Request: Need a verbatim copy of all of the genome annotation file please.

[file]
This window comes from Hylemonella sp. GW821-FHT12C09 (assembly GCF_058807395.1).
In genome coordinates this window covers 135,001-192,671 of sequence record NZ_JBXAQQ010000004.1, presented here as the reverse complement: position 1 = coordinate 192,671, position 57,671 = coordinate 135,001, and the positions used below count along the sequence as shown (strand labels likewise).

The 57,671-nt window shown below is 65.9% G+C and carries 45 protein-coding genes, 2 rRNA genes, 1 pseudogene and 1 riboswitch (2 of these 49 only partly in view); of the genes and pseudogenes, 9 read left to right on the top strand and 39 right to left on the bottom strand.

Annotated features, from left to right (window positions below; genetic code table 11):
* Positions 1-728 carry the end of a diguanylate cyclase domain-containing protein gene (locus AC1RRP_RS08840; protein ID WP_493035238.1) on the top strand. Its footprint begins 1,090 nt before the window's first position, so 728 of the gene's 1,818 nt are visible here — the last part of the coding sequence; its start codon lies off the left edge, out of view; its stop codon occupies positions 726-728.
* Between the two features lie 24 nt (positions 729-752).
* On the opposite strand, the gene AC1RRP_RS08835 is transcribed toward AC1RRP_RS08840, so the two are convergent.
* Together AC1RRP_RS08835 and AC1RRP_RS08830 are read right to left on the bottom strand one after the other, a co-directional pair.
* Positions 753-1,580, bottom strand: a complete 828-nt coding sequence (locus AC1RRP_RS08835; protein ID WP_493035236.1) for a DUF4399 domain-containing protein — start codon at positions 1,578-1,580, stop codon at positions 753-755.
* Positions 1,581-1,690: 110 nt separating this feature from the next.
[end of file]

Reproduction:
This window comes from Hylemonella sp. GW821-FHT12C09 (assembly GCF_058807395.1).
In genome coordinates this window covers 135,001-192,671 of sequence record NZ_JBXAQQ010000004.1, presented here as the reverse complement: position 1 = coordinate 192,671, position 57,671 = coordinate 135,001, and the positions used below count along the sequence as shown (strand labels likewise).

The 57,671-nt window shown below is 65.9% G+C and carries 45 protein-coding genes, 2 rRNA genes, 1 pseudogene and 1 riboswitch (2 of these 49 only partly in view); of the genes and pseudogenes, 9 read left to right on the top strand and 39 right to left on the bottom strand.

Annotated features, from left to right (window positions below; genetic code table 11):
* Positions 1-728 carry the end of a diguanylate cyclase domain-containing protein gene (locus AC1RRP_RS08840; protein ID WP_493035238.1) on the top strand. Its footprint begins 1,090 nt before the window's first position, so 728 of the gene's 1,818 nt are visible here — the last part of the coding sequence; its start codon lies off the left edge, out of view; its stop codon occupies positions 726-728.
* Between the two features lie 24 nt (positions 729-752).
* On the opposite strand, the gene AC1RRP_RS08835 is transcribed toward AC1RRP_RS08840, so the two are convergent.
* Together AC1RRP_RS08835 and AC1RRP_RS08830 are read right to left on the bottom strand one after the other, a co-directional pair.
* Positions 753-1,580, bottom strand: a complete 828-nt coding sequence (locus AC1RRP_RS08835; protein ID WP_493035236.1) for a DUF4399 domain-containing protein — start codon at positions 1,578-1,580, stop codon at positions 753-755.
* Positions 1,581-1,690: 110 nt separating this feature from the next.